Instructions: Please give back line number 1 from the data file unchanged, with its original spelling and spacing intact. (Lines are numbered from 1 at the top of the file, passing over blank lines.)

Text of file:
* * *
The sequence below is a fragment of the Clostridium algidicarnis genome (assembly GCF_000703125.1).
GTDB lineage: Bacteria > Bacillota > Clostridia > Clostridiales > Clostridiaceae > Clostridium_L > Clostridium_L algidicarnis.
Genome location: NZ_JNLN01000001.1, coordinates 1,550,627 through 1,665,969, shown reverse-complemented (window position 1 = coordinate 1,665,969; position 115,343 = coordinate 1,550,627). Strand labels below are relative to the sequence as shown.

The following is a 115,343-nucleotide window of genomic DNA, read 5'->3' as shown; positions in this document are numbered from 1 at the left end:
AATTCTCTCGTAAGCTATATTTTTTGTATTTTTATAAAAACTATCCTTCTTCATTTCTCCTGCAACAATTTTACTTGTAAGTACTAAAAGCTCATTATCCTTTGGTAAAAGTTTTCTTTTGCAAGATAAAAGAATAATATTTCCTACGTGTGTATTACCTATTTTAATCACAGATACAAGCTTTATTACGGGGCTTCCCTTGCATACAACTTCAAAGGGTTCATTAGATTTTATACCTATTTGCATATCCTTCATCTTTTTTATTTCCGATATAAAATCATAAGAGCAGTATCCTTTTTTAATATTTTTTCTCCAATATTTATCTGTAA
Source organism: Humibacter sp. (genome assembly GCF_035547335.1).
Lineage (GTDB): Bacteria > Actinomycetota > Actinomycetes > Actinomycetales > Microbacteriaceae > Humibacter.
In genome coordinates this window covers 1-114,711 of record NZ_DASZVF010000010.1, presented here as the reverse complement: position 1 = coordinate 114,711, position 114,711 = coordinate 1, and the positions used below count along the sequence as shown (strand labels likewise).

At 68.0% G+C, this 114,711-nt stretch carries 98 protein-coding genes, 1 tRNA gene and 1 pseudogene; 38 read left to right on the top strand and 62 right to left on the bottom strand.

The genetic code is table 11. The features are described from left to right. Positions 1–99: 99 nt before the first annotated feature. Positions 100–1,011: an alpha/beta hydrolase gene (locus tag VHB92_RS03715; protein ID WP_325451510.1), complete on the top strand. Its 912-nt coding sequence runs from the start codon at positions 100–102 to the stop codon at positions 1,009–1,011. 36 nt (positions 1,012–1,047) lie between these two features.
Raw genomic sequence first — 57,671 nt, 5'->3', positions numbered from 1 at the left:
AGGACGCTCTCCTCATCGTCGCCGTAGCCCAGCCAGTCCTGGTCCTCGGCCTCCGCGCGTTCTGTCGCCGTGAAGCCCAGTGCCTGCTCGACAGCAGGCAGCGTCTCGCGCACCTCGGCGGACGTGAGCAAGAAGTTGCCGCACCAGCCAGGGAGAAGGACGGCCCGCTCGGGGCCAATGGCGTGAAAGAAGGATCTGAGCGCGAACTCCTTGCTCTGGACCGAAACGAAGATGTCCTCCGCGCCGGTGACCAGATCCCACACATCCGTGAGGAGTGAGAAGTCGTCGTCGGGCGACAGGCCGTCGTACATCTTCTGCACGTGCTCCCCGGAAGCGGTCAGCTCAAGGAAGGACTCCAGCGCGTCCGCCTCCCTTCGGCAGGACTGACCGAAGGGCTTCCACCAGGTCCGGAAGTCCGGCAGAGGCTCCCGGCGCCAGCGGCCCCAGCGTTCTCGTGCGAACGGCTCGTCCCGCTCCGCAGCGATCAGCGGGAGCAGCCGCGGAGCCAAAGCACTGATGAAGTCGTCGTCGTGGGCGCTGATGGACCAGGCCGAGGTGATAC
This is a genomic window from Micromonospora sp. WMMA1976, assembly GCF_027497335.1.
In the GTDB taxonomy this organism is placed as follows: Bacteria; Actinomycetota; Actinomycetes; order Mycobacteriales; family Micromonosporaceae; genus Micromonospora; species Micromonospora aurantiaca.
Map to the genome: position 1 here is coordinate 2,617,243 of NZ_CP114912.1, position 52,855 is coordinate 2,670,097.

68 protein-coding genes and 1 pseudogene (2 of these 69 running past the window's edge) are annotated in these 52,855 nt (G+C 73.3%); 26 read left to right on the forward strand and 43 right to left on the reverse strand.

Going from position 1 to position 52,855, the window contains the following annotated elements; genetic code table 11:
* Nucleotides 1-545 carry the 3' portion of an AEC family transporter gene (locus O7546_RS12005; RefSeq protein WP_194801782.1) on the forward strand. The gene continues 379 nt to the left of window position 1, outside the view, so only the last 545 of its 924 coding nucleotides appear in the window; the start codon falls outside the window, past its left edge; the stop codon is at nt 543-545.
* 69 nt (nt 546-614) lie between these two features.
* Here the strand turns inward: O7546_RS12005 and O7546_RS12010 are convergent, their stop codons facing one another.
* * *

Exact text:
The sequence below is a fragment of the Clostridium algidicarnis genome (assembly GCF_000703125.1).